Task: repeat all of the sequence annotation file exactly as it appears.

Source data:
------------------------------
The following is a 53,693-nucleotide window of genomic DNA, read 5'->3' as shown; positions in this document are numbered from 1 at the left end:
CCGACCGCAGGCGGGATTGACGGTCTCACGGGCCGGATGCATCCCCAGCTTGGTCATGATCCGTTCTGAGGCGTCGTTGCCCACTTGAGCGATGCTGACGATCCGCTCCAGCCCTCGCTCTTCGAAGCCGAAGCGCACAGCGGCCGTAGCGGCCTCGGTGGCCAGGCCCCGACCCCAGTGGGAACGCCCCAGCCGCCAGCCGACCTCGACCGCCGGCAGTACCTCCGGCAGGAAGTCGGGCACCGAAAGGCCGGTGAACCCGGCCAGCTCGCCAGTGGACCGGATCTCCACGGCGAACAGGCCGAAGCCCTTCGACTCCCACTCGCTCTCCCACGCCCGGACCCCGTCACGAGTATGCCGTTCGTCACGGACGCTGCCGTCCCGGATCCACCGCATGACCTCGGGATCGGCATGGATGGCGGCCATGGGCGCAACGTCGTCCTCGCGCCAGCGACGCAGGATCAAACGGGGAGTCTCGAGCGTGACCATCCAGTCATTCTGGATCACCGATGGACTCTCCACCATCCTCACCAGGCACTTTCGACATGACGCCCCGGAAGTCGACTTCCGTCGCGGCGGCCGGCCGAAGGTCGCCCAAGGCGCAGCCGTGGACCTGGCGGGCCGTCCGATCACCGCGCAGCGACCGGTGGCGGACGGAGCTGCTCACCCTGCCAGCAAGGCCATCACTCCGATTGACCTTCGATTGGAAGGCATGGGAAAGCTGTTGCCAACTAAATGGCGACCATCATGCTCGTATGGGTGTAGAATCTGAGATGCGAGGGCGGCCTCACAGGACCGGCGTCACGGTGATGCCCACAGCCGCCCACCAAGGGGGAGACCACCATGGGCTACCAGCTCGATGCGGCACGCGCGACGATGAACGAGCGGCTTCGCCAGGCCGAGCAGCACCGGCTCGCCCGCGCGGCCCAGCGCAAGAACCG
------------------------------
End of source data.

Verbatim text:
The following is a 53,693-nucleotide window of genomic DNA, read 5'->3' as shown; positions in this document are numbered from 1 at the left end:
CCGACCGCAGGCGGGATTGACGGTCTCACGGGCCGGATGCATCCCCAGCTTGGTCATGATCCGTTCTGAGGCGTCGTTGCCCACTTGAGCGATGCTGACGATCCGCTCCAGCCCTCGCTCTTCGAAGCCGAAGCGCACAGCGGCCGTAGCGGCCTCGGTGGCCAGGCCCCGACCCCAGTGGGAACGCCCCAGCCGCCAGCCGACCTCGACCGCCGGCAGTACCTCCGGCAGGAAGTCGGGCACCGAAAGGCCGGTGAACCCGGCCAGCTCGCCAGTGGACCGGATCTCCACGGCGAACAGGCCGAAGCCCTTCGACTCCCACTCGCTCTCCCACGCCCGGACCCCGTCACGAGTATGCCGTTCGTCACGGACGCTGCCGTCCCGGATCCACCGCATGACCTCGGGATCGGCATGGATGGCGGCCATGGGCGCAACGTCGTCCTCGCGCCAGCGACGCAGGATCAAACGGGGAGTCTCGAGCGTGACCATCCAGTCATTCTGGATCACCGATGGACTCTCCACCATCCTCACCAGGCACTTTCGACATGACGCCCCGGAAGTCGACTTCCGTCGCGGCGGCCGGCCGAAGGTCGCCCAAGGCGCAGCCGTGGACCTGGCGGGCCGTCCGATCACCGCGCAGCGACCGGTGGCGGACGGAGCTGCTCACCCTGCCAGCAAGGCCATCACTCCGATTGACCTTCGATTGGAAGGCATGGGAAAGCTGTTGCCAACTAAATGGCGACCATCATGCTCGTATGGGTGTAGAATCTGAGATGCGAGGGCGGCCTCACAGGACCGGCGTCACGGTGATGCCCACAGCCGCCCACCAAGGGGGAGACCACCATGGGCTACCAGCTCGATGCGGCACGCGCGACGATGAACGAGCGGCTTCGCCAGGCCGAGCAGCACCGGCTCGCCCGCGCGGCCCAGCGCAAGAACCG